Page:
Sebasstian also began releasing and producing music and remixes for other bands, including Drag Strip Riot, The Wages of Sin, Faith & Disease, The Bad Things, Melene Marie Brown, OmBili Troupe, The Flathand 5, Billy Dwayne & The Creepers, Gary Numan, Gene Loves Jezebel, and his own solo project D.A. Sebasstian & The Inner Demons. He also expanded his Go-Kustom Records into the realm of public-access television cable TV with a popular weekly Seattle-based show called Go-Kustom TV with Hostess Lindsay Calkins. GKTV ran for four seasons and has recently been issued as a DVD series and on internet video sites like Blip.tv and YouTube. The show features interviews with Northwest Hot Rod builders, Pin-Up Models, Artists & Musicians.

In 2003 Sebasstian began filming Hot Rod Girls Save the World, a Black & White B-movie style independent film, which includes original soundtrack music by Kill Switch...Klick, as well as many other Seattle area musicians. Filming was completed in 2006. The film went into post-production that same year, and is set for tentative a 2008 release.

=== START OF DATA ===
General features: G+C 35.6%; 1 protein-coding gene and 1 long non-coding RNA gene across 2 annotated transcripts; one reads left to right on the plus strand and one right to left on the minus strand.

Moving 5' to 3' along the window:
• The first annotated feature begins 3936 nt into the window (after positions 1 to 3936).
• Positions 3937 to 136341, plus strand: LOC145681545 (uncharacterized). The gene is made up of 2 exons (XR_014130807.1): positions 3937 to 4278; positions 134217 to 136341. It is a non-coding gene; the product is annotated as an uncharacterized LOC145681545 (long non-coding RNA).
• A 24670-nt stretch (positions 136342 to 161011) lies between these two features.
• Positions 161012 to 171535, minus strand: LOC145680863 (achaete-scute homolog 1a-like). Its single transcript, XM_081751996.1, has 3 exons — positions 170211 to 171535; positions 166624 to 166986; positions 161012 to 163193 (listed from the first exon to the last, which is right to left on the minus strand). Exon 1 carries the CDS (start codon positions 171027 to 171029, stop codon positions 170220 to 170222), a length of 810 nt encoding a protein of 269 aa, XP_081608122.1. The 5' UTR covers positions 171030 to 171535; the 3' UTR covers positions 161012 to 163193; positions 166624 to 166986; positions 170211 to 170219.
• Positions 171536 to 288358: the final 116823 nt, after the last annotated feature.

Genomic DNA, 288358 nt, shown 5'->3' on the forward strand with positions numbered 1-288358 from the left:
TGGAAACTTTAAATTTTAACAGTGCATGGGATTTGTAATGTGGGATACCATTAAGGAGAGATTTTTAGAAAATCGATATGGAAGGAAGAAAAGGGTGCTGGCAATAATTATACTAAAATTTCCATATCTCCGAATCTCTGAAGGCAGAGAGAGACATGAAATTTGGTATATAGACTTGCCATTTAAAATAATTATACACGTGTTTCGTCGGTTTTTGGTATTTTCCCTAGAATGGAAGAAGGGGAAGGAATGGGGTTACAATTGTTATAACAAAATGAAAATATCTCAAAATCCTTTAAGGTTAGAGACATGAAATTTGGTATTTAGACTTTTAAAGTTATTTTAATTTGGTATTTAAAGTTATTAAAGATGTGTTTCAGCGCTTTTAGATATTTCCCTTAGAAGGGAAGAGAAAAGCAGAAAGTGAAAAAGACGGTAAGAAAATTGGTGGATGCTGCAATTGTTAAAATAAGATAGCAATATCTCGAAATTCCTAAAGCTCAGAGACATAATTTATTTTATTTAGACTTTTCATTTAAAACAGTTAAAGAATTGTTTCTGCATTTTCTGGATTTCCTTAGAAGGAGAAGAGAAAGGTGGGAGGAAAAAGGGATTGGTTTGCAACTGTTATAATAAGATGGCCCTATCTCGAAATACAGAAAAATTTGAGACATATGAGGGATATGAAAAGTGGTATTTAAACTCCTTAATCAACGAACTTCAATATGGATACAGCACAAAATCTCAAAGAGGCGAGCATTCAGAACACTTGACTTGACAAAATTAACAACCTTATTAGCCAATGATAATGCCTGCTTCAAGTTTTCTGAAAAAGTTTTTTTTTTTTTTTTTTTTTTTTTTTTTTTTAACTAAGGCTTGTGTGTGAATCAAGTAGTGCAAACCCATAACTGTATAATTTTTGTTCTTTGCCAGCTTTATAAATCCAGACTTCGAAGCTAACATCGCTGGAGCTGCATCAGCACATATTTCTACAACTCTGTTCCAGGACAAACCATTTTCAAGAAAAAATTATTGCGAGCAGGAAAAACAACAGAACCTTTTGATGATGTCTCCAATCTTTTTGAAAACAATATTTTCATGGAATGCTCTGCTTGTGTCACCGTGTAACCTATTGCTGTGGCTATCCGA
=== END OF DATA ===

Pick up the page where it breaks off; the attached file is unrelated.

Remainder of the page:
Sebasstian started writing feature articles for the national kustom kulture publications- CK Deluxe and Ol' Skool Rodz Magazine in 2004.

Mechanoid Collections (2005 - 2008):

In 2006 Go-Kustom Rekords began reissuing the Kill Switch...Klick back catalog including ALT., deGenerate and Almost Ambient Collection Volume One as well as the edgy collection Mechanoid Collection. Says Sebasstian about Mechanoid Collection, "Most of the disc is older material repackaged yet again- but released more for strategic reasons than anything else. I wanted to get some of my favorite songs on a single collection on my own label and quickly up on iTunes. Mechanoid was the vehicle to do this."